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HomeSportsOhio Gov. Mike DeWine vetoes bill restricting transgender health care, sports participation

Ohio Gov. Mike DeWine vetoes bill restricting transgender health care, sports participation

Ohio Governor Mike DeWine vetoed a bill limiting transgender athletes and care on Friday. File Photo by Chris Kleponis/UPI | License Photo
Dec. 29 (UPI) — Ohio Gov. Mike DeWine on Friday vetoed a bill that would have restricted transgender girls from female athletic events and curtailed transitioning medical care. Dewine, a Republican, went against the GOP-led legislature in vetoing the bill that would have barred transgender girls and women from playing on female high school and college athletics teams blocked doctors from prescribing hormones, puberty blocked, or gender reassignment surgery to patients younger than 18. Advertisement
“Were I to sign House Bill 68, or were House Bill 68 to become law, Ohio would be saying that the state, that the government knows better what is medically best for a child than the two people who love that child the most, their parents,” DeWine said after visiting children’s hospitals, speaking with families and reviewing testimony that supported and opposed the measure.
DeWine said during a news conference, though, that he will direct his administration to draft rules to ban gender-affirming surgeries in Ohio for minors, to collect data on when such procedures are performed in Ohio on both children and adults and ban “pop-up clinics” that perform such medical treatment.
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His veto, however, may not stand, as the bill passed state the House and Senate with supermajorities, allowing lawmakers to assemble and override the decision.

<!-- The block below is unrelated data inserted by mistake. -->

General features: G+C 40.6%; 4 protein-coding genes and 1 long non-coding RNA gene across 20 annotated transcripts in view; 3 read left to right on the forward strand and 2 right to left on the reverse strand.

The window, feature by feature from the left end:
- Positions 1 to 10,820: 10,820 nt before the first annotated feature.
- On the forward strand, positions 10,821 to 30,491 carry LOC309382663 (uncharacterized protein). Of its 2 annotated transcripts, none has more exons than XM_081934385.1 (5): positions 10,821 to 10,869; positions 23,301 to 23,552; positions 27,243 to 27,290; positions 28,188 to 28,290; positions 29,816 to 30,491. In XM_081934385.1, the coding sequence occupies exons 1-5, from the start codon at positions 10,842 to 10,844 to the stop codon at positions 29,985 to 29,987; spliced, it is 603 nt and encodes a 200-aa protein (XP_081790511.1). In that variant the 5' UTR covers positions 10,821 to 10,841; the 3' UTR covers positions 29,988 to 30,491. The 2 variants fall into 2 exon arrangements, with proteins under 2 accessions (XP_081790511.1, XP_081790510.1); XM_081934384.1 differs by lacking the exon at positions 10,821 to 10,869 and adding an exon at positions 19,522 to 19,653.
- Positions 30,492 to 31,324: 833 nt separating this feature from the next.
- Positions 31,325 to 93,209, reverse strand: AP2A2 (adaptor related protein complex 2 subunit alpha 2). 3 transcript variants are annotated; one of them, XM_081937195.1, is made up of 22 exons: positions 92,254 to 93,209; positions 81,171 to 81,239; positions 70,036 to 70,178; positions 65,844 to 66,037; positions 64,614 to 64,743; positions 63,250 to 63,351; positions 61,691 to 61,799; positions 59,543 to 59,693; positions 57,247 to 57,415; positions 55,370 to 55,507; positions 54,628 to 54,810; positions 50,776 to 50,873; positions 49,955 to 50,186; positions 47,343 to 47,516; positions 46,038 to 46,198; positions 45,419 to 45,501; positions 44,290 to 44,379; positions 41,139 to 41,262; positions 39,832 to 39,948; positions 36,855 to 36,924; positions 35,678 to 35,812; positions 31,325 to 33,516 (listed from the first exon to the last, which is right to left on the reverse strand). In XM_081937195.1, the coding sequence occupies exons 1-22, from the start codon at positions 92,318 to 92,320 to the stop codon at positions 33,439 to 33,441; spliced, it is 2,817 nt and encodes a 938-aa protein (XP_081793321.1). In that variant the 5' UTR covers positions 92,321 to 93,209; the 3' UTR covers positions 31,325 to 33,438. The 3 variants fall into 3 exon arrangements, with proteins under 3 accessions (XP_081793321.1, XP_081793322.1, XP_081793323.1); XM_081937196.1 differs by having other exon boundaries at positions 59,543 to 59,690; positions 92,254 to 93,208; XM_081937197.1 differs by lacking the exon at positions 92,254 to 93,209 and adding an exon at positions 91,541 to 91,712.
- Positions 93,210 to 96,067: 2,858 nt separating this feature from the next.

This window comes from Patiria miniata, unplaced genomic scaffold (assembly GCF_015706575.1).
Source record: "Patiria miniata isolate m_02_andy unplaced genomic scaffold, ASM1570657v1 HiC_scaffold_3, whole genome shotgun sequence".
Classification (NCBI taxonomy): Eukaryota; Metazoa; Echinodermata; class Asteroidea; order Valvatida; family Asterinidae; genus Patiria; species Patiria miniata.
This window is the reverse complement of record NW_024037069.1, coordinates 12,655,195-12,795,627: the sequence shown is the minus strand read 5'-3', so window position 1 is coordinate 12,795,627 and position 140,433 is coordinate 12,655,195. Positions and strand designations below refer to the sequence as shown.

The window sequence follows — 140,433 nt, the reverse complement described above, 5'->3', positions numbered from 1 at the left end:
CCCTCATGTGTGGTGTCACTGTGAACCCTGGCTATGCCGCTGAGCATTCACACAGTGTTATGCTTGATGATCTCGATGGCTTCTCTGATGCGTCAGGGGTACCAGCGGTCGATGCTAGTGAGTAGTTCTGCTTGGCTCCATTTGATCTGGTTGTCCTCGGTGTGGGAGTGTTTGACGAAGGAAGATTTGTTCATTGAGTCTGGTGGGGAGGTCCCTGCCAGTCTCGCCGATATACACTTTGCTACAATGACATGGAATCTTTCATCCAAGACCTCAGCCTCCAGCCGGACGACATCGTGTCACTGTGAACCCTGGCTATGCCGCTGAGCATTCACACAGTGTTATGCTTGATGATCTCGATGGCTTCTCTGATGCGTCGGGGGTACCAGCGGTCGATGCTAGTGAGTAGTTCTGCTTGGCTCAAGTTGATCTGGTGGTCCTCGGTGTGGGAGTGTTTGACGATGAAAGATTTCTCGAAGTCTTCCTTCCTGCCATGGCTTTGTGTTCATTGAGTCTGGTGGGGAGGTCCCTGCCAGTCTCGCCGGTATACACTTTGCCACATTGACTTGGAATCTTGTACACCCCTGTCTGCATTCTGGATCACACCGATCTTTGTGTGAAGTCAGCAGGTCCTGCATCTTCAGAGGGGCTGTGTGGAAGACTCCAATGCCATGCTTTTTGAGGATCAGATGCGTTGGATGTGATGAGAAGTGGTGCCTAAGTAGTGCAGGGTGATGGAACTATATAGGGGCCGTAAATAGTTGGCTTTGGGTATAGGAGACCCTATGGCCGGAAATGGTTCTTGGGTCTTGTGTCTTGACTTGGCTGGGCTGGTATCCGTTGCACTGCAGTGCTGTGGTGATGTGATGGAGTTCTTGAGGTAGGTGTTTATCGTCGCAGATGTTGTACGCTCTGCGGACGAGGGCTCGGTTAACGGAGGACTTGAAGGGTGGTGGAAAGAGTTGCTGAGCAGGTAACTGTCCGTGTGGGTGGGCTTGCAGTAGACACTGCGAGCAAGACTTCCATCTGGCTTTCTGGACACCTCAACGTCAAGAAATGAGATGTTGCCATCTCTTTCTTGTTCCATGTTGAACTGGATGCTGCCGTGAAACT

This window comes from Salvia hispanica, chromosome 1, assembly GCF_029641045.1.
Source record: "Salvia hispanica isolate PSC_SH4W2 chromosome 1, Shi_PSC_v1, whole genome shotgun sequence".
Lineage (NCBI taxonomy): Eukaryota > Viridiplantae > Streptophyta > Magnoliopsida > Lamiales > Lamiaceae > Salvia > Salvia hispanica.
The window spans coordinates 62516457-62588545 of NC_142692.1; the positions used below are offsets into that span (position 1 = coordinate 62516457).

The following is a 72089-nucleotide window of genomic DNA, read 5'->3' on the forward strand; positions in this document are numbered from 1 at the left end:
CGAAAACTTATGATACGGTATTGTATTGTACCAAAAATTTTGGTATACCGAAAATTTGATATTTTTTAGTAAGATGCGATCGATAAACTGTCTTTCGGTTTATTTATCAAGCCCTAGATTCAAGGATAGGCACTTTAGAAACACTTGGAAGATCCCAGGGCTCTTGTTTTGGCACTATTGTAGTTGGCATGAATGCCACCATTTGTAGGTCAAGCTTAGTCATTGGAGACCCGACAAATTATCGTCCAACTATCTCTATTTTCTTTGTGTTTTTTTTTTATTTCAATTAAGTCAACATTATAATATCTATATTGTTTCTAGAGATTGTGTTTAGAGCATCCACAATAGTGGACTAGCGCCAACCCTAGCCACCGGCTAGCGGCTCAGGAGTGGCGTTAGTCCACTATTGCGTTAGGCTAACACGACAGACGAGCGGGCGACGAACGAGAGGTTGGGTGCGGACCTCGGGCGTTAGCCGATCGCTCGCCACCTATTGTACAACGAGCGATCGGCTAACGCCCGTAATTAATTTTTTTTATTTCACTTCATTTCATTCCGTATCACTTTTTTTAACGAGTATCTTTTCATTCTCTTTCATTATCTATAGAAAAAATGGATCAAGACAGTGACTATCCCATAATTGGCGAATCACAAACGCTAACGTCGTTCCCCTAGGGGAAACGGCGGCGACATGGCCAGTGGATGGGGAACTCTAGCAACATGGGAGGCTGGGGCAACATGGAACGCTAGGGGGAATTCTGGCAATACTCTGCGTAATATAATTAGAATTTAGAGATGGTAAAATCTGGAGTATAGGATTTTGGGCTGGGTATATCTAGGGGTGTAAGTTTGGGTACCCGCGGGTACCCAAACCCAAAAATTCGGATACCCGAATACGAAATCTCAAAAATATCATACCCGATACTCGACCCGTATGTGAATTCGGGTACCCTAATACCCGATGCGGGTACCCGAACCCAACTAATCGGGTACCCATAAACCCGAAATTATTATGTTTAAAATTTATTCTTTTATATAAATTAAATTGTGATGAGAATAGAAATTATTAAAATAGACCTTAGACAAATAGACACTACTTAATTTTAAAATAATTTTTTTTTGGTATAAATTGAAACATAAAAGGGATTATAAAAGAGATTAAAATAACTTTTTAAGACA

Lt. Gov. Jon Husted, a 2026 possible gubernatorial candidate when DeWine is term-limited, said he supported House Bill 68.
“I support it for two main reasons: Men should not compete in women’s sports. Permanent medical decisions concerning gender should not be made when you are a child. I hope the SAFE Act will become law in Ohio,” Husted said on X, formerly Twitter.
The Ohio High School Athletic Association said less than 15 transgender students a year play sports under its transgender policy, which requires trans-student-athletes to take hormones for at least a year or show by way of sound medical evidence that they don’t possess any physical or physiological advantages over genetic females.
Mainstream medical associations generally support gender-affirming care in the form of hormones and surgical sex changes in children are rare, according to the American Psychological Association.
The Endocrine Society praised DeWine’s veto of a bill that “contradicts mainstream medical practice and scientific evidence and would have taken medical decision-making out of the hands of families and their physicians.”
The society in June worked with other medical groups in American Medical Association House of Delegates to pass a resolution to protect access to evidence-based care for transgender and gender-diverse people. In the resolution, AMA committed to oppose any criminal or legal penalties against patients seeking gender-affirming care and clinicians who would provide such care.
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More than 2,000 studies have examined access of gender-affirming care since 1975, including more than 260 studies cited in the Endocrine Society’s clinical practice guideline.

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